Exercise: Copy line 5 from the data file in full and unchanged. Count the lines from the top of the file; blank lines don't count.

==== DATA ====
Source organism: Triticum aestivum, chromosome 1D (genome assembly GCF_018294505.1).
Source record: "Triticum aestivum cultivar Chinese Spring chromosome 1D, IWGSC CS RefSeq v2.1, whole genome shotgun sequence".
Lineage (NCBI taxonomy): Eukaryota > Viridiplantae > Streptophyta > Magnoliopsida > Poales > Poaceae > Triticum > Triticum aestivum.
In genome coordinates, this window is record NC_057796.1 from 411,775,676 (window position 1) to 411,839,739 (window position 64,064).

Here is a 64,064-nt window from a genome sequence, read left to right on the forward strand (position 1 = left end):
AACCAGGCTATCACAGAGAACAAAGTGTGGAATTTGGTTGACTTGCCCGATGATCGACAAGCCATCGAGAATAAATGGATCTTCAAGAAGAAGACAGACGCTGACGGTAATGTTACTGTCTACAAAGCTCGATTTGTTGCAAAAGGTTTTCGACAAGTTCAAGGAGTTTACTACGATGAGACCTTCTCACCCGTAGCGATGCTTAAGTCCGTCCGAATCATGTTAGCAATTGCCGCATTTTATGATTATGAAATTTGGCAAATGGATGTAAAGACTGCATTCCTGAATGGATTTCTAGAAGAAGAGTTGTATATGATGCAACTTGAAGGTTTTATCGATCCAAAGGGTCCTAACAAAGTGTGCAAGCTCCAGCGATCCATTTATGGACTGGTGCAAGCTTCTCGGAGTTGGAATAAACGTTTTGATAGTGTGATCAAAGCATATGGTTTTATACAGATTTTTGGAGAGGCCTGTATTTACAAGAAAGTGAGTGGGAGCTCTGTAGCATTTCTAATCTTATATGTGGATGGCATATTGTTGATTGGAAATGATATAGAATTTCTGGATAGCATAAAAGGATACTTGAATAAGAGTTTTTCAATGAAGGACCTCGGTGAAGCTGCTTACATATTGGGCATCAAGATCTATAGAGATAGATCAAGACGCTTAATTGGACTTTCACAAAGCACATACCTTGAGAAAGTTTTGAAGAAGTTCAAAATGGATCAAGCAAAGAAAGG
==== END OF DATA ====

Here is a 64,064-nt window from a genome sequence, read left to right on the forward strand (position 1 = left end):